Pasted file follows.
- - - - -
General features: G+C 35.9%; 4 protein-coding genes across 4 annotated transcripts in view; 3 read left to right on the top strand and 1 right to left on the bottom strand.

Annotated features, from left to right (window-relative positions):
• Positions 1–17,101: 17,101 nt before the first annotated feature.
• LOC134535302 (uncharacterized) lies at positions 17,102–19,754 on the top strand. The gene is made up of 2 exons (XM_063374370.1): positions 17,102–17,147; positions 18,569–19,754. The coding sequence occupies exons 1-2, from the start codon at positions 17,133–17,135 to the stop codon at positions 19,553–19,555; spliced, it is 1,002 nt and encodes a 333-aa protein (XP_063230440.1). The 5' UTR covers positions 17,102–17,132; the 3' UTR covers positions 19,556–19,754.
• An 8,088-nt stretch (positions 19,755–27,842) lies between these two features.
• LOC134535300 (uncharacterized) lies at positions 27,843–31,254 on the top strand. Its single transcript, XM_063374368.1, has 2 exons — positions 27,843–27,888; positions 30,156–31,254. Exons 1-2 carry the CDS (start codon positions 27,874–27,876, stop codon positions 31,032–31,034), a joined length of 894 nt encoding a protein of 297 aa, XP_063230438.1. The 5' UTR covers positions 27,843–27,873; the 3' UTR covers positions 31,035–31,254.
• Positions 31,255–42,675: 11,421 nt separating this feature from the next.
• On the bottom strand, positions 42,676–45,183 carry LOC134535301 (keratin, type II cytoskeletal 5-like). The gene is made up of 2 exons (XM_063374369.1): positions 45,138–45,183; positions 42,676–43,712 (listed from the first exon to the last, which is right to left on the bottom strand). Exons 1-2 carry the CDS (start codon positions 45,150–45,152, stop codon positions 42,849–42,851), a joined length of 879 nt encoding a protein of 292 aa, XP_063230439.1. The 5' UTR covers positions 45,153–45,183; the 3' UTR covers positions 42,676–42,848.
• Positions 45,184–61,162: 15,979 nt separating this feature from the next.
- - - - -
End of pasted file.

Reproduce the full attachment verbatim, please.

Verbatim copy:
General features: G+C 35.9%; 4 protein-coding genes across 4 annotated transcripts in view; 3 read left to right on the top strand and 1 right to left on the bottom strand.

Annotated features, from left to right (window-relative positions):
• Positions 1–17,101: 17,101 nt before the first annotated feature.
• LOC134535302 (uncharacterized) lies at positions 17,102–19,754 on the top strand. The gene is made up of 2 exons (XM_063374370.1): positions 17,102–17,147; positions 18,569–19,754. The coding sequence occupies exons 1-2, from the start codon at positions 17,133–17,135 to the stop codon at positions 19,553–19,555; spliced, it is 1,002 nt and encodes a 333-aa protein (XP_063230440.1). The 5' UTR covers positions 17,102–17,132; the 3' UTR covers positions 19,556–19,754.
• An 8,088-nt stretch (positions 19,755–27,842) lies between these two features.
• LOC134535300 (uncharacterized) lies at positions 27,843–31,254 on the top strand. Its single transcript, XM_063374368.1, has 2 exons — positions 27,843–27,888; positions 30,156–31,254. Exons 1-2 carry the CDS (start codon positions 27,874–27,876, stop codon positions 31,032–31,034), a joined length of 894 nt encoding a protein of 297 aa, XP_063230438.1. The 5' UTR covers positions 27,843–27,873; the 3' UTR covers positions 31,035–31,254.
• Positions 31,255–42,675: 11,421 nt separating this feature from the next.
• On the bottom strand, positions 42,676–45,183 carry LOC134535301 (keratin, type II cytoskeletal 5-like). The gene is made up of 2 exons (XM_063374369.1): positions 45,138–45,183; positions 42,676–43,712 (listed from the first exon to the last, which is right to left on the bottom strand). Exons 1-2 carry the CDS (start codon positions 45,150–45,152, stop codon positions 42,849–42,851), a joined length of 879 nt encoding a protein of 292 aa, XP_063230439.1. The 5' UTR covers positions 45,153–45,183; the 3' UTR covers positions 42,676–42,848.
• Positions 45,184–61,162: 15,979 nt separating this feature from the next.